Weekend Roundtable: Favorite Item on Display in Your Home Theater

For this week’s Roundtable, we’re taking a break from our usual movie list discussions. We’re going to shift gears a little bit and talk about something more personal. Most home theater owners like to decorate their HT rooms with posters, memorabilia, knickknacks, and other interesting odds and ends to celebrate their favorite movies, TV shows, and pop culture happenings. Let’s take a look at some of our personal favorites.

We also have a special guest blogger this week. Adam Tyner from our sister site DVDTalk will be joining us to weigh in.

So, let’s get going.

Drew Taylor

I’ve got to say that I’m pretty impressed with my own collection of movie-related junk. I’ve got posters from around the world, including an Italian ‘Psycho’ one-sheet, Belgian ‘Taxi Driver’ and ‘Written on the Wind’ minis, and some ‘Christine’ lobby cards from the good ole U.S. of A. that I’ve handily framed in chrome silver. I have a soundtrack album from Brian De Palma’s masterpiece ‘Phantom of the Paradise’ that I framed. I even have some props from ‘The Curse of the Jade Scorpion’ and ‘Men in Black II.’ (Where those came from is another story altogether).

But the one item that I would probably grab first if my house was on fire and I only had a few choice seconds to decide the fate of my precious valuables is my Teddy bear from Steven Spielberg’s ‘A.I.‘ The toy manufacturers probably thought the movie was going to be a big commercial hit. (It’s a Steven Spielberg movie about robots, after all.) But word probably reached them swiftly that this was a relentlessly bleak sci-fi epic, not a cuddly kids’ movie. Still, some Teddy bears did reach the market. I’m not sure how many got out there, but I have a feeling that the collectible will one day have an air of that “Boba Fett that fires real missiles” mystique. (A quick eBay search pulled up one going for $200.) However, it’s not the rarity or the coolness of the toy that would make me save it first. It’s because, when you squeeze its tummy, it mutters things in that gruff, chain-smoky voice. And, really, while a lot of my art and collectibles are nifty, Teddy is the only one that’s really cute.

Dick Ward

I don’t collect things, as a rule. I have a modest selection of Blu-ray discs, a decent stock of videogames and a bit of game art on my wall, but I’m not the guy who holds onto all his old stuff just for the sake of holding onto it. I keep it while I’m using it and unload it when I’m not.

But there are a few exceptions, even for me. Mad Magazine #233 from September 23, 1982 is probably the coolest of them. It’s not in great condition. In actuality, it’s only a framed cover. It’s a pretty cool cover featuring Pacman (named Irving Pac by Mad), and appropriate for the time, but that’s not what makes it so worthy of hanging on to.

I was born in July of 1982. This cover has been with me since September of the same year. I was raised on a steady diet of videogames, starting with the Atari 400 (none of that 2600 junk for me, thanks) and moving to the Atari 130XE, NES, SNES and the rest. ‘Pacman’ was the beginning of all that. It was the first game I played, and a favorite of mine for a long tim.

I don’t play ‘Pacman’ all that often these days, aside for the occasional game of ‘Pacman Championship Edition.’ That same magazine cover is still there, though. It’s important to remember your roots.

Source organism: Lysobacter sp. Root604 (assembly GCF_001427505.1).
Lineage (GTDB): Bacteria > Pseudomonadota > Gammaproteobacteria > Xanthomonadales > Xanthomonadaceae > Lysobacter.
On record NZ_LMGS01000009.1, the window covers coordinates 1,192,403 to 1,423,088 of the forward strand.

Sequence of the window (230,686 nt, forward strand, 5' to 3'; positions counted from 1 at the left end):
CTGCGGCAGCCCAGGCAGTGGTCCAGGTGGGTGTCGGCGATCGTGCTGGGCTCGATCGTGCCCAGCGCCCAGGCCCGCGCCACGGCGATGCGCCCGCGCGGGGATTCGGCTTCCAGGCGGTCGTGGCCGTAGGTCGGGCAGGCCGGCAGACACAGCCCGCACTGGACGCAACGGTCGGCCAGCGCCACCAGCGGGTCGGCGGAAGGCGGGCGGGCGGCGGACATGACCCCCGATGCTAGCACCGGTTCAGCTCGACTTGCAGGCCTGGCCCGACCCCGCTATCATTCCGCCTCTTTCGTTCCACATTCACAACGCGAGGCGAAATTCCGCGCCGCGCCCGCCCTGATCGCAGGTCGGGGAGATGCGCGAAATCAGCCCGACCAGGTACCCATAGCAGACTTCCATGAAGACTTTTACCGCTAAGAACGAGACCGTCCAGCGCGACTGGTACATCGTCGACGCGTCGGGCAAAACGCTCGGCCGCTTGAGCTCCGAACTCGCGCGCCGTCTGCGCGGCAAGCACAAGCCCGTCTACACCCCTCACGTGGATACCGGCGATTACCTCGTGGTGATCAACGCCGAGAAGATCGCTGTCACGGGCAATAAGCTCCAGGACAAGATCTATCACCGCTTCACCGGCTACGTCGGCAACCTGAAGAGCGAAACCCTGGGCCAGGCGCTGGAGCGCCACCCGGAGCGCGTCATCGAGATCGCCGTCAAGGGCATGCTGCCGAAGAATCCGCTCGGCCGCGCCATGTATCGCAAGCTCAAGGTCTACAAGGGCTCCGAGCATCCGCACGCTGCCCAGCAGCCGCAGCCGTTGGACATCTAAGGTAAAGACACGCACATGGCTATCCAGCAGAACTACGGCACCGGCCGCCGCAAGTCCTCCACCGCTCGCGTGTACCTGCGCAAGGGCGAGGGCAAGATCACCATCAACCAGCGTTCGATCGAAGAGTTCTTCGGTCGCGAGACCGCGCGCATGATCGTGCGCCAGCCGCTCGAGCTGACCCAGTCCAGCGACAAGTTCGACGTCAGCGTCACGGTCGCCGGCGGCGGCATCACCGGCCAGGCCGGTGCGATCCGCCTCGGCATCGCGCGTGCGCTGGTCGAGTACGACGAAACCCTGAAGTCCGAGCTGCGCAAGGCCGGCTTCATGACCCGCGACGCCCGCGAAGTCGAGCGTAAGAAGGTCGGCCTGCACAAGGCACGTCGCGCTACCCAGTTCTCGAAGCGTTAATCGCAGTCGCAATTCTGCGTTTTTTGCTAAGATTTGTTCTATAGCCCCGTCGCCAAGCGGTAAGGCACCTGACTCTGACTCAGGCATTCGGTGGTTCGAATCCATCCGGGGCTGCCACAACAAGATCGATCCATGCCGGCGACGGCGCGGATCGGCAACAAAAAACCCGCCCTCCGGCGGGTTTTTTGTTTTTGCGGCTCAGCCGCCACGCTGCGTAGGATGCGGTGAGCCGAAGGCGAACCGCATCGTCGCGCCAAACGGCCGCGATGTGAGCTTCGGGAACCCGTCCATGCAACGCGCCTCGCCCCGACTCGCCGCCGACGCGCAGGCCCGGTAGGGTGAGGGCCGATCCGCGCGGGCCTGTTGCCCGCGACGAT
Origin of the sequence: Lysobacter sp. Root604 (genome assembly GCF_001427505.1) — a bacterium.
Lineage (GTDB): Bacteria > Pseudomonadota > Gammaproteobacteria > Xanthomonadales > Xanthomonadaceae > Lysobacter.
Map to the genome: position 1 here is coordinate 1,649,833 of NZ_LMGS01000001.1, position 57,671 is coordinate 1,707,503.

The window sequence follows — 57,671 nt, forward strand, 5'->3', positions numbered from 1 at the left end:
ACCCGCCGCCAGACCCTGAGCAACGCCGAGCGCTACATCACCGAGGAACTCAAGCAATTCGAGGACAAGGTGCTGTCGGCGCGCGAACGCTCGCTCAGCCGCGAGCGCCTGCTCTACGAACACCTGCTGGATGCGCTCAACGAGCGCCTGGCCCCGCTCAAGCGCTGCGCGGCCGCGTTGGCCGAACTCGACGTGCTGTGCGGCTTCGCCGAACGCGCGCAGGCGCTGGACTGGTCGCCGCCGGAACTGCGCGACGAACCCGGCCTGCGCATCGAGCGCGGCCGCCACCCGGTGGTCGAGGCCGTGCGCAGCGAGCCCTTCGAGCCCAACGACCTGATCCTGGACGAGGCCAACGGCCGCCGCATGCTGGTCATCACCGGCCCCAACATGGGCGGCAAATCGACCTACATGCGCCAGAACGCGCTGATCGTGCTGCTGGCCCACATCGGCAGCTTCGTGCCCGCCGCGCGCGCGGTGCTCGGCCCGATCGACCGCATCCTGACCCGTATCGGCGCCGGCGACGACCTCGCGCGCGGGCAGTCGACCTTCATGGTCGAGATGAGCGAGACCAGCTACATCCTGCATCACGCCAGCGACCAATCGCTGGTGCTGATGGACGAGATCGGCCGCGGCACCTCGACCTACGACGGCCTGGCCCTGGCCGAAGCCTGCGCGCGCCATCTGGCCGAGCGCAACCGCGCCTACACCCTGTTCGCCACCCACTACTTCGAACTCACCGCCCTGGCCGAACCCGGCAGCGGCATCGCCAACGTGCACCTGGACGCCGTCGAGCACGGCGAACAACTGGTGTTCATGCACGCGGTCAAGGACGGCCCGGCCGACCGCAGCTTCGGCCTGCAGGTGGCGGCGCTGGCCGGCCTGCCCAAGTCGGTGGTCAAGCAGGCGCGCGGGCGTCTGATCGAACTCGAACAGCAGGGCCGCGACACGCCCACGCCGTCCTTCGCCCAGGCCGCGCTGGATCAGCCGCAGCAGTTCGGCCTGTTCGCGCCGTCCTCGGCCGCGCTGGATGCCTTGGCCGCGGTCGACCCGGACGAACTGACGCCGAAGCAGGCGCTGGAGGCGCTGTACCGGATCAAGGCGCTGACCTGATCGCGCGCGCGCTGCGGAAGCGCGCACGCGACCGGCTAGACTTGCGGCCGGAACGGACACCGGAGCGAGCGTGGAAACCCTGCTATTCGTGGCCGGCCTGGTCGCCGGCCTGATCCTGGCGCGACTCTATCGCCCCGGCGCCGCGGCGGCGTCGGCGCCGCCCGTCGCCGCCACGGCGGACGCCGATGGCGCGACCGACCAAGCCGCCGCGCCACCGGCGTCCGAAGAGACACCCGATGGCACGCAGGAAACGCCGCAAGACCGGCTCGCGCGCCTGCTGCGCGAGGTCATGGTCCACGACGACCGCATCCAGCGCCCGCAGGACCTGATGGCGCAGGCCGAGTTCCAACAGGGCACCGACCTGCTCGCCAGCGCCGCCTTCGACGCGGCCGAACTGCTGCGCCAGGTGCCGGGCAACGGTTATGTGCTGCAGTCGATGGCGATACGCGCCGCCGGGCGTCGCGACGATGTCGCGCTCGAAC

Mike Attebery

I’m a Woody Allen fan. I’ve loved his movies since I was a kid growing up in New Mexico and happened to catch ‘Sleeper’ on TV. I mention New Mexico, because I doubt too many of my classmates grew up enjoying movies about a neurotic New Yorker. (I don’t think anyone else in town did either. I could always find previously-viewed VHS tapes of his movies in mint condition.) Of course, since my mother is a neurotic New Yorker, it all sort of made sense. Simply put, I grew up thinking the guy was a genius. I still do! And since I’m not from New York (a place where folks throw around the G-word with abandon), I don’t use that word lightly. He’s the only director I know whose films all demand a second look.

So I was more than a bit excited to step out of a store on Madison Avenue in 1999, and hear my aunt whisper, “Look who’s coming down the street.” When I glanced up, Woody and wife Soon-Yi Previn were coming toward us, pushing a baby carriage, with a photographer from The Post chasing after them. This was the first time the couple had ever appeared in public with the first of their adopted children, and the tabloids were in hot pursuit. As it happened, I had a camera with me for a photo class I was taking at the time. So, despite feeling a little guilty, I followed along behind as Woody and Soon-Yi strolled down the avenue, stopping every so often at a cross street. I wanted to take a photo of him for the project I was working on. At the same time, I didn’t want to seem like a total asshole in the eyes of one of my idols. Finally, I found myself stopped at a corner with Woody, Soon-Yi, and the photographer from The Post. Woody had recognized the photographer and was chatting with him when I approached. Finally, he looked over at me and I got up the nerve to ask if I could take a picture. “Sure. I’m not gonna pose, but you can take a photo as we’re walking.”

So that’s what I did. Click. I snapped a photo as they continued on, then I headed on my way. It’s not straight-on, but the figure in the photo is totally recognizable, and in some ways I think it’s better than a regular snapshot would ever have been. Either way, that’s the story behind the most prized item in my home theater.

Adam Tyner